Skip to content

Posts from the ‘CEA Advisor’ Category

Special Edition of the CEA Advisor in Your Mailbox

You may have already received your special edition of the CEA Advisor—if not it will be in your mailbox soon. Like all issues, you can also read it online.

With a new school year Connecticut teachers are facing many challenges and opportunities, some familiar and some new. Learn more about

Don’t Miss the Online-Only Summer CEA Advisor

The Summer 2018 edition of the CEA Advisor is now available. This issue is published online only and will not be mailed to your home. Check out these and other stories.

In the Face of Supreme Court Ruling, Teachers Stand Strong

What does the Janus v. AFSCME decision mean for you, and what happens next?

CEA Vows to Continue Fight for Classroom Safety

CEA is on a new task force working on a law to protect teachers and students.

Read more

Read the Latest in the CEA Advisor

The May–June 2018 edition of the CEA Advisor is now online. Watch for it in your mailbox next week. Don’t miss these and other stories.

Legislative Wrap-Up
Connecticut teachers score important victories at the State Capitol. Read more

Look for the CEA Advisor in Your Mailbox

The December 2017 – January 2018 edition of the CEA Advisor will be in your mailbox this week. It’s already available to read online. Don’t miss these and other stories.

Connecticut Teachers Honored for Innovation, Excellence

More than 100 teachers took the stage at a ceremony naming the 2018 Teacher of the Year and honoring all the great educators who innovate and inspire.

Read more

CEA Advisor Showcases Student, Teacher Innovation and More

innovation on display, summer

From a 3-D printed boot for a disabled Mystic Aquarium penguin to environmentally friendly ice melt to a solar house design, students and teachers from across the state showcased innovative ways they are using technology in the classroom to promote teaching and learning.

Read about these technology-driven projects and much more in the summer issue of the CEA Advisor, an online-only edition.

Other articles featured in this issue include

Important Election Information in Your CEA Advisor

The issue of the CEA Advisor arriving at your home this week has important information about this November’s election. You can read the entire Advisor online, here.

See where the candidates for governor stand on the issues in this side-by-side comparison found on page three of the Advisor (click to enlarge).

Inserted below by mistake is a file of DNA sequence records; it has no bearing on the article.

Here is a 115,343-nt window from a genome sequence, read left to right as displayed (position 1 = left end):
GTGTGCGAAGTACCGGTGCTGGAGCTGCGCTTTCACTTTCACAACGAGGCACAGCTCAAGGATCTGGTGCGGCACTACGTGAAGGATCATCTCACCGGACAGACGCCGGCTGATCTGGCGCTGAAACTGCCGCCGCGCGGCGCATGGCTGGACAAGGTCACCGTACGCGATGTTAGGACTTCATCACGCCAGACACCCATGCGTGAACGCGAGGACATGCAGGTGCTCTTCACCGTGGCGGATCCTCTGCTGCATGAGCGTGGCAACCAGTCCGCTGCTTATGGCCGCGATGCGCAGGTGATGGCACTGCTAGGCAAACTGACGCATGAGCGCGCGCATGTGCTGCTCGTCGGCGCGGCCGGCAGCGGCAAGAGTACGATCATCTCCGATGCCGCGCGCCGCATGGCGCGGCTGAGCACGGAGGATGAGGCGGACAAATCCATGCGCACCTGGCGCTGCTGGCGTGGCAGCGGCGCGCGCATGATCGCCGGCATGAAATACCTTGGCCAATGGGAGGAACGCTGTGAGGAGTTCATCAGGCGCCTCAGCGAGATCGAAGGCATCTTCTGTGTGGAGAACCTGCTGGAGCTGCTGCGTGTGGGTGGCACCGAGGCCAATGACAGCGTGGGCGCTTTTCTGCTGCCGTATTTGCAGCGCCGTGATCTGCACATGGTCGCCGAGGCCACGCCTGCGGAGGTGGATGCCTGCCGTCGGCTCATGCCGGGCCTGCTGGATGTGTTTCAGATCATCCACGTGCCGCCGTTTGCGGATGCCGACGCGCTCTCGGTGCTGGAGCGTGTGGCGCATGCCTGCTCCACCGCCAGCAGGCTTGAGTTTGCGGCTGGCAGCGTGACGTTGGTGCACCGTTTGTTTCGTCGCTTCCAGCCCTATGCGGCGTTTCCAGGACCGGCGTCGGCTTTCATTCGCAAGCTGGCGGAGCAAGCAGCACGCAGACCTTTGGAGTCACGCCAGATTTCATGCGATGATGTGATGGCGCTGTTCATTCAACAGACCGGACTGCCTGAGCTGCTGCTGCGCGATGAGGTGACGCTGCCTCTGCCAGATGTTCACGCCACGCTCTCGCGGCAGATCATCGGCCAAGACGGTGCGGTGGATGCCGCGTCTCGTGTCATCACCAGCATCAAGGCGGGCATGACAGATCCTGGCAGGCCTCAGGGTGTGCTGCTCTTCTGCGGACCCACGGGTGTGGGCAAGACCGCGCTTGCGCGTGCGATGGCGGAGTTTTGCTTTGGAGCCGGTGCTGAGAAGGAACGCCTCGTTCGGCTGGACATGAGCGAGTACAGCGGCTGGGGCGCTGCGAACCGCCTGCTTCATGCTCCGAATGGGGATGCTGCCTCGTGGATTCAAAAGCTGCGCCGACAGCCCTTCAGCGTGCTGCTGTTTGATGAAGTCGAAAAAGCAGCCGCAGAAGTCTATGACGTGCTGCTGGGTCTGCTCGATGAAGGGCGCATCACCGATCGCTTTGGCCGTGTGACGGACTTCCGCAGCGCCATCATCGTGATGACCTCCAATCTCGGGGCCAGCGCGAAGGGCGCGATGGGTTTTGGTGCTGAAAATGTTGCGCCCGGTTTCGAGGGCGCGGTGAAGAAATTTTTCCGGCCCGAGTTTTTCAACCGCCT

side-by-side

This message is made independent of any candidate or political party.
Paid for by the Connecticut Education Association, Sheila Cohen, President.

The Challenge of Change

The CEA Advisor will be arriving on your doorstep this week. Check out the issue (in print or online) to learn more about teacher evaluations, legislative victories, money for public education and teacher retirement, the latest on the CEA Sandy Hook Memorial, and much, much more.

coverBelow is CEA President Sheila Cohen, Vice President Jeff Leake, and Executive Director Mark Waxenberg’s column in the May– June CEA Advisor.

Our Perspective – The Challenge of Change

As teachers, we’ve never been required to deal with so much change at once. And, as each initiative comes our way, we can’t help asking ourselves if each is change for change’s sake or meaningful change that will help our students.

When Connecticut’s sweeping reform legislation—Public Act 12-116—was enacted last year, we had high hopes. We also had our work cut out for us as advocates for high-quality public schools. We spent last summer and fall going over the law with a fine-toothed comb, conducting meetings to identify intended and unintended consequences of the legislation, and meeting with top state officials to share our concerns.

CEA was ready when the 2013 legislative session got under way in January. We explained to lawmakers what needed to be fixed in Public Act 12-116. We lobbied early and vigorously to generate critical changes.

Elevating the teaching profession is of paramount importance to us. So, it is with great pride that we report our success in securing a statutory voice for teachers in determining effective teacher evaluation plans. Teacher-informed evaluation plans will guarantee that we are the best teachers we can be. With shared goals, shared ideas, and shared solutions—mutually developed—our schools will be even better.

Additionally, the state now mandates a clear link between evaluation and professional development—an improvement that couldn’t have come too soon.

Join us in celebrating the following changes:

•   Local school districts must now treat professional development and evaluation as one entity with one committee overseeing both, so that priorities and needs related to student outcomes will be fully addressed.